Five years later the mission was relocated its present site six miles east, under Father Luis Jayme and approved by Father President Serra in August of 1774 to obtain a better supply of water, more fertile soil and to get away from the Spanish military presence that intimidated the Native Americans. The new site was close to the San Diego River and the American Indian villages.
Although Father Jayme had established a rapport with the local American Indians, two of the mission Indians became discontented with the rules and regulations and they incited eight hundred to storm the grounds in the middle of the night on November 4th, 1775. The mission was burned to the ground and Father Jayme was killed and became California’s first Christian Martyr and is now buried under the alter of the present church.
The padres, under Father Serra who returned to supervise, rebuilt the mission according to army fort specifications. By 1780 most of the reconstruction of the Mission and its outbuilding was completed. The church and other buildings were arranged in a quadrangle around a patio.
In 1807 work was begun on a dam 6 miles upriver that would provide the necessary water for the mission to flourish. The dam was complete in 1816 and evidence can still be seen today.
This is the fifth church on this site. The church was enlarged over the years to accommodate the growing population of neophytes (baptized American Indians). In 1812, as the fourth church was being built, a devastating earthquake damaged and destroyed several other missions. In 1813, the church was enlarged and the present church, rebuilt in 1931, mirrors it. Buttress wings were added during the 1813 enlargement to stabilize the façade in the even of an earthquake.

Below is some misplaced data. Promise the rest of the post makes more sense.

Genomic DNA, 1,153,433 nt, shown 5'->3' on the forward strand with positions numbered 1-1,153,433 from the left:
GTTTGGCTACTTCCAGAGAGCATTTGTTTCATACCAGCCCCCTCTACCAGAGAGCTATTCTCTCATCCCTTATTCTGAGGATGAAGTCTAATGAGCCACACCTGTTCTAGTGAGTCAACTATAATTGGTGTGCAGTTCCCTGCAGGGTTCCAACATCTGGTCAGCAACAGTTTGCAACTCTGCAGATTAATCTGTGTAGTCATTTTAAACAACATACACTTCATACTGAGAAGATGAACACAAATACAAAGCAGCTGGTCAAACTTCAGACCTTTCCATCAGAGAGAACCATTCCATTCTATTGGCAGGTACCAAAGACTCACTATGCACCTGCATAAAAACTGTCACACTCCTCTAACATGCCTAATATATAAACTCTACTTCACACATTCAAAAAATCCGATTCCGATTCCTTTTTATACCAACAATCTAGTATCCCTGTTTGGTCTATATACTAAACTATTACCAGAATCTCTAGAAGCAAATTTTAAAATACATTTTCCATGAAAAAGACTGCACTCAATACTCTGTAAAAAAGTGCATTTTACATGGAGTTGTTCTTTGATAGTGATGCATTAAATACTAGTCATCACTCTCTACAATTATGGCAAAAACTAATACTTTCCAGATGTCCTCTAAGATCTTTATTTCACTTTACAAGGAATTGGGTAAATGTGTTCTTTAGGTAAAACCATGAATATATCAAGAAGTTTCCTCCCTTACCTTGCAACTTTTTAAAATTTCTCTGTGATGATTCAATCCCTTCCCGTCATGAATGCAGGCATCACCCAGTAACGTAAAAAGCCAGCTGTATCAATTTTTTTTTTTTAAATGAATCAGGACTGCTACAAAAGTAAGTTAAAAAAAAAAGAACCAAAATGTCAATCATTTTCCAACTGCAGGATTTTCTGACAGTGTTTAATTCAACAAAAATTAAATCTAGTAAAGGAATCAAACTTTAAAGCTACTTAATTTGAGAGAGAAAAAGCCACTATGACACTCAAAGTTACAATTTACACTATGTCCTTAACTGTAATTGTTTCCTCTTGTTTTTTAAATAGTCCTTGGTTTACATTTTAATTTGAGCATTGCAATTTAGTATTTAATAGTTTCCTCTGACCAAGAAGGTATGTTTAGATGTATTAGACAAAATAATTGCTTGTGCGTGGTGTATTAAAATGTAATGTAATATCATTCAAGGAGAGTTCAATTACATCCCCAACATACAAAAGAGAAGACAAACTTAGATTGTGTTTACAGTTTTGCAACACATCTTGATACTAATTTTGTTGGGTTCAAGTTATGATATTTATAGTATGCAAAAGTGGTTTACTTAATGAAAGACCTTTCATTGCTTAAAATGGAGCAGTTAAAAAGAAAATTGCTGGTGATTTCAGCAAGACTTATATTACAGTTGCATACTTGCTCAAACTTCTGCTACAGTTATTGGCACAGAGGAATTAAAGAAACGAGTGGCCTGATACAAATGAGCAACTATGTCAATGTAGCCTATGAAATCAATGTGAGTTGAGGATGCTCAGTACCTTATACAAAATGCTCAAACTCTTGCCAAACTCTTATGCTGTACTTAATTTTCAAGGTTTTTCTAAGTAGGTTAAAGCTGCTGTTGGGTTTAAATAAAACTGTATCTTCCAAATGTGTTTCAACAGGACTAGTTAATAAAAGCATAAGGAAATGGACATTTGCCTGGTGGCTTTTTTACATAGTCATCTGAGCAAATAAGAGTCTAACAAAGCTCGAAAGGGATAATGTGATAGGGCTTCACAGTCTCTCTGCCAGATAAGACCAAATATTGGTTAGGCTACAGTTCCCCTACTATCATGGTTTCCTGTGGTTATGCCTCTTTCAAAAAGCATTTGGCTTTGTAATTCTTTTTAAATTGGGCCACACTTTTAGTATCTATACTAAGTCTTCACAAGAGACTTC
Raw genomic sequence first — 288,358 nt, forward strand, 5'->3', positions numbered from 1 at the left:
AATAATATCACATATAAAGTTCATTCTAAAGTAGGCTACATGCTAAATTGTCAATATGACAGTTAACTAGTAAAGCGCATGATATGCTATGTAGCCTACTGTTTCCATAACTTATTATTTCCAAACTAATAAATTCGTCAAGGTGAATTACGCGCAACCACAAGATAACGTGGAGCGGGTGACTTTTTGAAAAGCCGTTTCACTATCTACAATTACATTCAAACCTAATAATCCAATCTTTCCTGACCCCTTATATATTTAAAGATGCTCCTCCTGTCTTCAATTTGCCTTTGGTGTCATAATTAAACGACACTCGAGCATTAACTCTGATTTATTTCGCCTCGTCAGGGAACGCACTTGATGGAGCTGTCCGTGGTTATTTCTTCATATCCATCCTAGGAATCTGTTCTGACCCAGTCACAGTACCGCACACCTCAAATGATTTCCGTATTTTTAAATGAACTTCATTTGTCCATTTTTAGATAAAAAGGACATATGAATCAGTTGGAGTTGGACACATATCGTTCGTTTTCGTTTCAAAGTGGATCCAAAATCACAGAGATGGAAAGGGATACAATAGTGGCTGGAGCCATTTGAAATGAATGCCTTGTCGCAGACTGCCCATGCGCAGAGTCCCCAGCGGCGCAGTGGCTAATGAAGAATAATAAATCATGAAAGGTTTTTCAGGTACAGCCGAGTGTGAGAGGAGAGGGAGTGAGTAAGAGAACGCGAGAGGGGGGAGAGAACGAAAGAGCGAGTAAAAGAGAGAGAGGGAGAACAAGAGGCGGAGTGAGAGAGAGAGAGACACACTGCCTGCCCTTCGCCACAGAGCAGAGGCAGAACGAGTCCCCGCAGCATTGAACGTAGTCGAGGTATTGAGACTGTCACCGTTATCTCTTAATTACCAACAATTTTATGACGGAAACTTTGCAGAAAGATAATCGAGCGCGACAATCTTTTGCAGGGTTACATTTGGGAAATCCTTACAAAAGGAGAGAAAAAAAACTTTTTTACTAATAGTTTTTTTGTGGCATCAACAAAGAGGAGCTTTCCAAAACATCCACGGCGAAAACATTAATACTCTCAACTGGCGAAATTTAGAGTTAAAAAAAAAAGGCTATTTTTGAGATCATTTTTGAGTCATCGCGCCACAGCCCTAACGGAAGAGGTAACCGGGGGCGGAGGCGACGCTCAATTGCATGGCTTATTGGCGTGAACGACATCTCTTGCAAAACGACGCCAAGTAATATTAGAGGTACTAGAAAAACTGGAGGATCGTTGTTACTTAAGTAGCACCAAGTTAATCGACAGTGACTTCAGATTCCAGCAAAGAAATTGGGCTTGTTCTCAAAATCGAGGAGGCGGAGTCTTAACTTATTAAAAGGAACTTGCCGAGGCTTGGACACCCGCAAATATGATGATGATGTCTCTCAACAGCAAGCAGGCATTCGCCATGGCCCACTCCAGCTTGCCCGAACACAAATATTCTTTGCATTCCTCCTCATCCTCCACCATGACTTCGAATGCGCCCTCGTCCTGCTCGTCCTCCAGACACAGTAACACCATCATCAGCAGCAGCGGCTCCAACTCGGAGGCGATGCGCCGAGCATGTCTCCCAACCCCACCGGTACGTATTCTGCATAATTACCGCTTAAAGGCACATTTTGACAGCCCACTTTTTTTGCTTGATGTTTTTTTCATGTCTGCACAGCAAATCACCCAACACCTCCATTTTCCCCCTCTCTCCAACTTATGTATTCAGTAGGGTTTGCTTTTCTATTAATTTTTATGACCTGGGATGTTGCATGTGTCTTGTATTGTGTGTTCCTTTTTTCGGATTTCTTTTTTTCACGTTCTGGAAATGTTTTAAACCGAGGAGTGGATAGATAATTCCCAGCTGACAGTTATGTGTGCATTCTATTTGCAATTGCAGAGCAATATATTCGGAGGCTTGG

The beginning of the end of the Mission System came in 1821 when Mexico gained its independence from Spain. During the Mexican Occupation of California, the Act of Secularization caused the Mission San Diego to be given over to Santiago Arguello.
After the United States acquired this area from Mexico, two companies of the artillery occupied the mission beginning in November 1853. For the next several years, various companies of artillery and cavalry were at the mission until 1858 or early 1859. The army used the adobe church as a stable for their horses. They made some repairs and added a second floor to the church. Subsequently, the mission was abandoned for several years.
In 1862, 22 acres of the Mission lands were restored to the Church by order of President Abraham Lincoln.
In 1892, the Sisters of Saint Joseph of Carondolet moved onto the mission compound and conducted an American Indian childrens’ school for seventeen years.
In 1931, only the façade was still standing and the mission was rebuilt to mirror the 1813 church. The present Mission Church was named a minor basilica by Pope Paul VI in the bicentennial year of 1976. A basilica is a church of very important historical significance. Only four of the California missions are basilicas: Mission San Francisco de Asis (Dolores), Mission San Carlos Borromeo, Mission San Diego and most recently, Mission San Juan Capistrano.
It serves today as an active parish for the Catholic community.